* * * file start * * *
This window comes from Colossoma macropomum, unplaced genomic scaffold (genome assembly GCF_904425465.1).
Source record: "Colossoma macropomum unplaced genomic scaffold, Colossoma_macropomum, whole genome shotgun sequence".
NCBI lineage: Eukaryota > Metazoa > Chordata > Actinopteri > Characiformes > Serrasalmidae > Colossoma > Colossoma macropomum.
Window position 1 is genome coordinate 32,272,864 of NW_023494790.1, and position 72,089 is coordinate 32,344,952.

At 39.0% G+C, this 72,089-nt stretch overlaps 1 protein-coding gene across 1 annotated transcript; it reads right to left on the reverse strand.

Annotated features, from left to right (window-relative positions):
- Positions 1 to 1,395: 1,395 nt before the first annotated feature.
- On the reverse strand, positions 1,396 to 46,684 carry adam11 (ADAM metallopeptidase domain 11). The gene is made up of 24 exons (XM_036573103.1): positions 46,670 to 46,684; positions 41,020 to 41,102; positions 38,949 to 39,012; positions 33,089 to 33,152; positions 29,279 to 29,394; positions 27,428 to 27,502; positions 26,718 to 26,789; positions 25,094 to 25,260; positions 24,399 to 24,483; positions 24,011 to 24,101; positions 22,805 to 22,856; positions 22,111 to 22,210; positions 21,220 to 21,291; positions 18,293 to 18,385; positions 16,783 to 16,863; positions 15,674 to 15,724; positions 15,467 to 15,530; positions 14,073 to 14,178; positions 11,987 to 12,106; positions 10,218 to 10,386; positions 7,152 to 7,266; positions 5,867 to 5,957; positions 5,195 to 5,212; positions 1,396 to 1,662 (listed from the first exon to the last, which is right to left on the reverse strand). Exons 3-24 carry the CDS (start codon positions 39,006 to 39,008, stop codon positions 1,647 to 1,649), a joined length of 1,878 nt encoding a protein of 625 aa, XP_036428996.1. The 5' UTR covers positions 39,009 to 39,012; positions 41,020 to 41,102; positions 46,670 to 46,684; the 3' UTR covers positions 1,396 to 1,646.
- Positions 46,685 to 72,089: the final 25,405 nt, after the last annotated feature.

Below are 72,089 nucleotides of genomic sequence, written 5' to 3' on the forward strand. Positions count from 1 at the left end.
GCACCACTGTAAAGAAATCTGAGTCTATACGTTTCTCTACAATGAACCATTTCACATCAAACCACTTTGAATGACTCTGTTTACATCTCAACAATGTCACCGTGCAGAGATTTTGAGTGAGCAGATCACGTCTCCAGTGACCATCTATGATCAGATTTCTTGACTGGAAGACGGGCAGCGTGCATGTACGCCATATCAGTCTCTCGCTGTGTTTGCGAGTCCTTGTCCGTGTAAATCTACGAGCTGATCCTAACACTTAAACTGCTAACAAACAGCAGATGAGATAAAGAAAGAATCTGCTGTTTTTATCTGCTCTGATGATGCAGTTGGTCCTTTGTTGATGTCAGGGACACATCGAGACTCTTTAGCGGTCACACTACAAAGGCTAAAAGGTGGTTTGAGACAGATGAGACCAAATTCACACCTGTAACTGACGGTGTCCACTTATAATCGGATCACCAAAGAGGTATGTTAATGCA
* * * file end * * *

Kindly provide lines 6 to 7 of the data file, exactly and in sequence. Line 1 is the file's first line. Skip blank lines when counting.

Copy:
Annotated features, from left to right (window-relative positions):
- Positions 1 to 1,395: 1,395 nt before the first annotated feature.